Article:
Tobi B. Richman-Steinhardt, MD
Boca Raton Dermatologic Surgeon

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Salicylic acid or glycolic acid for acne

+3
Both of these acids are used for minor "peels" and often used as "adjuvants" for treating acne. However, not convinced that either alone are any more beneficial than the other. To be most effective , either glycolic or salicylic need to be combined with an appropriate acne regimen that consists of prescription creams and oral antibiotics for more severe cases.

Steven Hacker, MD
West Palm Beach Dermatologic Surgeon
5.0 out of 5 stars 3 reviews

Sal Acid Peel

+2
For Acne, a Salicylic Acid peel will help decrease oil and help cause P. Acne bacteria death, thus decreasing acne. This is often the best treatment for active acne however Glycolic acid is a good treatment for anyone who also suffers with acne scars. Sal Acid helps better penetration of follicules and pores which also cna make medication absorb better into the skin. 

Eric Schweiger, MD
New York Dermatologic Surgeon
4.0 out of 5 stars 8 reviews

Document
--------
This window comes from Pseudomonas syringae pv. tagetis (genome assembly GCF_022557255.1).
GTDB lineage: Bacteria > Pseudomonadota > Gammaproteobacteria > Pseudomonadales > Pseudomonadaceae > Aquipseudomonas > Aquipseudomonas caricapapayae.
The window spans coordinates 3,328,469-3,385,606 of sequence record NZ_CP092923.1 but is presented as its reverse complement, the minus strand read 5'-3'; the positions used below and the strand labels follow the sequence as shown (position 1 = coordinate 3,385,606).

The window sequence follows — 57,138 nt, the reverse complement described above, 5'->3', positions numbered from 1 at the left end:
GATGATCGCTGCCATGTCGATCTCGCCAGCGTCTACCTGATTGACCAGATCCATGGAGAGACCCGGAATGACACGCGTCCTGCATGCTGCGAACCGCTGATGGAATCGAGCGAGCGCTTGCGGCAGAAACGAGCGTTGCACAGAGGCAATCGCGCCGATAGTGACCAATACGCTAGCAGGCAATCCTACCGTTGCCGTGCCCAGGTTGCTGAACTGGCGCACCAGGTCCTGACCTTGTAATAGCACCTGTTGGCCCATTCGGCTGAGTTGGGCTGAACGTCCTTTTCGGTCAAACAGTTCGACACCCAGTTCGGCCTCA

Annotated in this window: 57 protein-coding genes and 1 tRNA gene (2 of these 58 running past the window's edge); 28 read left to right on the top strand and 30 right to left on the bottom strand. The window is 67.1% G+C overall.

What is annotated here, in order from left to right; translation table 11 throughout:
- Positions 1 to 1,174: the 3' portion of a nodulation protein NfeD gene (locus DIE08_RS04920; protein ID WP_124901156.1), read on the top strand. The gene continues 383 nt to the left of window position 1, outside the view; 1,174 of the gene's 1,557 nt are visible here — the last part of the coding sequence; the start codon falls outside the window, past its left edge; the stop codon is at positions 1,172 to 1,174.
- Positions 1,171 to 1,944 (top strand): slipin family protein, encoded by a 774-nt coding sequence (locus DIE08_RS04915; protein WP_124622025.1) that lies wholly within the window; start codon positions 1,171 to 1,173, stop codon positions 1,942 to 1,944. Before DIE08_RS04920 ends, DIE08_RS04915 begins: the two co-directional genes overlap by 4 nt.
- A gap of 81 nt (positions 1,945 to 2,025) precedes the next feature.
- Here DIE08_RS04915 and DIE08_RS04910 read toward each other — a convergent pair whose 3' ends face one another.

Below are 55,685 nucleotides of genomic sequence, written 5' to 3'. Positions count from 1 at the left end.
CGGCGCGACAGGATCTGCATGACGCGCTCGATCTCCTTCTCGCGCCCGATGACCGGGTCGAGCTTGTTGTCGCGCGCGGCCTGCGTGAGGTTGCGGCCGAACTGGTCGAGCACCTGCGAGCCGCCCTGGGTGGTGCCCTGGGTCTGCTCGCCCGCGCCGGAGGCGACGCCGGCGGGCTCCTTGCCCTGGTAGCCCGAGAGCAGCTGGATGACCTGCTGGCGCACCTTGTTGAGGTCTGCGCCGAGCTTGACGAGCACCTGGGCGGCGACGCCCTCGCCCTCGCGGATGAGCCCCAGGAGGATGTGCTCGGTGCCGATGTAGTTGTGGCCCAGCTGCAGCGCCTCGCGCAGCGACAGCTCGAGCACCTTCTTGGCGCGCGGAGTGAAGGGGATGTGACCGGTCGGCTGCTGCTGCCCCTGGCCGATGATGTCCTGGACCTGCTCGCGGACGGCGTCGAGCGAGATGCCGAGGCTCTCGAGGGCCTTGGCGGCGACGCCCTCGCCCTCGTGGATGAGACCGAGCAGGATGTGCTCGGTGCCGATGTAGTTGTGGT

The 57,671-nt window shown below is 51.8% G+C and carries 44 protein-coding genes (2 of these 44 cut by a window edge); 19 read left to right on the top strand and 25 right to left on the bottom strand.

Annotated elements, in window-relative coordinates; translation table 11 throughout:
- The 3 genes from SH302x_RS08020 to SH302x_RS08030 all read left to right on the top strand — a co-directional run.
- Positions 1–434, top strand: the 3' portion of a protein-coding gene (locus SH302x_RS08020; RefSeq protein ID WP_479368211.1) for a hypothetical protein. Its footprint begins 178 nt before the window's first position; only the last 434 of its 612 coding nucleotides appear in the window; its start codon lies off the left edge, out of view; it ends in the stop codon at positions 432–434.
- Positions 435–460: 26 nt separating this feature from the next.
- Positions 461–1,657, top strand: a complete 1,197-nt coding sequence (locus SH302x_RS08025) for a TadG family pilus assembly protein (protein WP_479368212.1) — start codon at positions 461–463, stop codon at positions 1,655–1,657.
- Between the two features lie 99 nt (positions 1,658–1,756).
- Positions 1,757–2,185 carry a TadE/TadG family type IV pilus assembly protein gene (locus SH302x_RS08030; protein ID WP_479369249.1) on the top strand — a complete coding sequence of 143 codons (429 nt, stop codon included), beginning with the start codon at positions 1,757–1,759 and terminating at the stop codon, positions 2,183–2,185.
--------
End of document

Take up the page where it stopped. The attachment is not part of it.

Both Superficial Peels

+2

Both of these are superficial peels. Glycolic acid is the stronger of the two, so generally, I have more success with it. Both can help with papules and pustules of acne.

Salicylic acid is really mild….really, really mild. While there can be some mild improvement in acne and skin texture, the penetration of salicylic acid makes the impact very low. It also makes the downtime very low, usually just an hour of redness. If you can tolerate a few hours of redness, I’d recommend beginning with glycolic acid. It’s still a superficial peel, but has shown much better activity against both the bacteria that causes acne as well as black/whiteheads (called comedones). You’ll need fewer treatments and get better results.

Bobby Buka, MD
New York Dermatologist
5.0 out of 5 stars 7 reviews

Salicylic acid better for lighter skin types, Glycolic better for darker skin types

+2

Generally, I prefer salicylic acid peels for patients with lighter skin types.  For patients with darker skin types, who have acne, they usually also want to lighten dark spots left behind from acne spots.  Glycolic acid peels are best for patients with darker skin tones, since they even out pigmentation and treat acne.